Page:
What about using a linear scale for time and a logarithmic scale for population size? This combination is common in the ecological literature. Changes at small sizes remain detectable even with a population that later becomes quite a bit larger. Moreover, figures with a linear time axis and a logarithmic population axis have a convenient feature: A constant percentage rate of increase plots as a constant slope. This attribute makes it easy to detect changes in the rate of growth, which appear as shifts in the slope of the line. Indeed, such log-linear graphs can be very illuminating. Using one to track the Dow would readily show that the annual rate of increase in stock prices tended to be larger during the 1980s and '90s than it was during the '60s and '70s.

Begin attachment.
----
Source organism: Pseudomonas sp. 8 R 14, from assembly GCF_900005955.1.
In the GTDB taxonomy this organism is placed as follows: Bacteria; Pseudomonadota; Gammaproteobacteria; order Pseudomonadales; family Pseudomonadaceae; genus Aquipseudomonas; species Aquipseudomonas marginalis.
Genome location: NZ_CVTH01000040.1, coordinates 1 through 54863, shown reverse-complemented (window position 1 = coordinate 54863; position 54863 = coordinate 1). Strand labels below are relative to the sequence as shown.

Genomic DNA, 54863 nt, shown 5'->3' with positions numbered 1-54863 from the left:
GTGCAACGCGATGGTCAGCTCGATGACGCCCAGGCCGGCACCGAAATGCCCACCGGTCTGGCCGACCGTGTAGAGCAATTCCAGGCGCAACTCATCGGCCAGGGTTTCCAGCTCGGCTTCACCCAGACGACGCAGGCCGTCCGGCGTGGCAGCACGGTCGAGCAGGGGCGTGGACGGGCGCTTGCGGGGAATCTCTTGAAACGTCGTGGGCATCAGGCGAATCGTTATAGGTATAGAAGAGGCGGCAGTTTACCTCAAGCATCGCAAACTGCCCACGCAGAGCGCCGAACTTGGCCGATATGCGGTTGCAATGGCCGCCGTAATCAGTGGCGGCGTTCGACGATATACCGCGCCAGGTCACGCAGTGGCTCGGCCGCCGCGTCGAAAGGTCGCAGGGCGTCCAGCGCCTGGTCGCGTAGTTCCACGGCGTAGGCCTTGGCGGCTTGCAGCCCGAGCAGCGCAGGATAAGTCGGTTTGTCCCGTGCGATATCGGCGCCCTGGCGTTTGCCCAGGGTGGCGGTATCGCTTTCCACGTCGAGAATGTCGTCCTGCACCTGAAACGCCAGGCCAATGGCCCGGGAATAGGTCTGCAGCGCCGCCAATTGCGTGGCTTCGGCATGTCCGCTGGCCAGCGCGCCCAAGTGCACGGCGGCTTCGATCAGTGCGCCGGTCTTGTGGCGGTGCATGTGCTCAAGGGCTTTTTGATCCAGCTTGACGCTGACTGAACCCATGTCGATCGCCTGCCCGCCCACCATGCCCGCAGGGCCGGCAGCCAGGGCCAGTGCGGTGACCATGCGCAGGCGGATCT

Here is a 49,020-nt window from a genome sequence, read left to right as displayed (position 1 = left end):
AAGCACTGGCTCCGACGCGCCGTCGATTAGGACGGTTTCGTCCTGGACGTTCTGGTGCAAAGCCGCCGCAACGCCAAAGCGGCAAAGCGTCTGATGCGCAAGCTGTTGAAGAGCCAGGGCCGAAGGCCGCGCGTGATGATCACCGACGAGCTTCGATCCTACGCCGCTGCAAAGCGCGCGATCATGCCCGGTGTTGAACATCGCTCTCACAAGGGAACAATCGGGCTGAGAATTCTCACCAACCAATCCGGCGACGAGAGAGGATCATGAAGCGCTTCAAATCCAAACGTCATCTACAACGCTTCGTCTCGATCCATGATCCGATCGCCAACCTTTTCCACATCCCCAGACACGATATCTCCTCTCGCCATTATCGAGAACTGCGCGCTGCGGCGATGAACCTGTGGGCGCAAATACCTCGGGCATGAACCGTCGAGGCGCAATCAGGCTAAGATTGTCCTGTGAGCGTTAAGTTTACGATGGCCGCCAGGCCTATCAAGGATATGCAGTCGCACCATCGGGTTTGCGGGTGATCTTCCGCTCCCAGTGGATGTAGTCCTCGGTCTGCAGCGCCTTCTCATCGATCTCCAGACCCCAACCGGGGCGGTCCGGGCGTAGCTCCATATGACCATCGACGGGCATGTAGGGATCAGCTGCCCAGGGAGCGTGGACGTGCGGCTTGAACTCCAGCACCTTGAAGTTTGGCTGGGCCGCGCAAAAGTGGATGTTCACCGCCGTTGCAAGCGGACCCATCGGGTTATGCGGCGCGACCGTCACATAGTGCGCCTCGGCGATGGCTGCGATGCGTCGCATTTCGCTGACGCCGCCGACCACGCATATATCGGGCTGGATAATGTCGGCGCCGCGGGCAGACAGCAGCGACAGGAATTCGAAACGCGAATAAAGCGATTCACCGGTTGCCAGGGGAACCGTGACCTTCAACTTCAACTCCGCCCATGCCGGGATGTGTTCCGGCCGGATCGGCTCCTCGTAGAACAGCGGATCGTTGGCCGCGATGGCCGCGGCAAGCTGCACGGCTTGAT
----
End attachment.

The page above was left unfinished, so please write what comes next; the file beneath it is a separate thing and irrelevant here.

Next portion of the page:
Deevey's graph suggests the present population is hardly changing, after having grown rapidly at three times in the past. Yet the opposite is actually the case. During the past half-century, population rose roughly 1.8 percent per year while growth rates during Deevey's three steep phases were only 0.0003, 0.07, and 0.24 percent per year respectively.
The purpose of a graph is to help detect patterns, or the lack thereof. Plots made with a logarithmic time scale tend to look the same regardless of what they represent. They not only obscure changes, they also give the impression that the variable under study is stabilizing, whatever the actual situation. This is especially dangerous when it lulls people into thinking that the recent expansion of population has effectively ceased. Arguments about when and how the population will stop increasing are more important now than ever before. People should not let these tricky graphs cloud the debates they are intended to illuminate.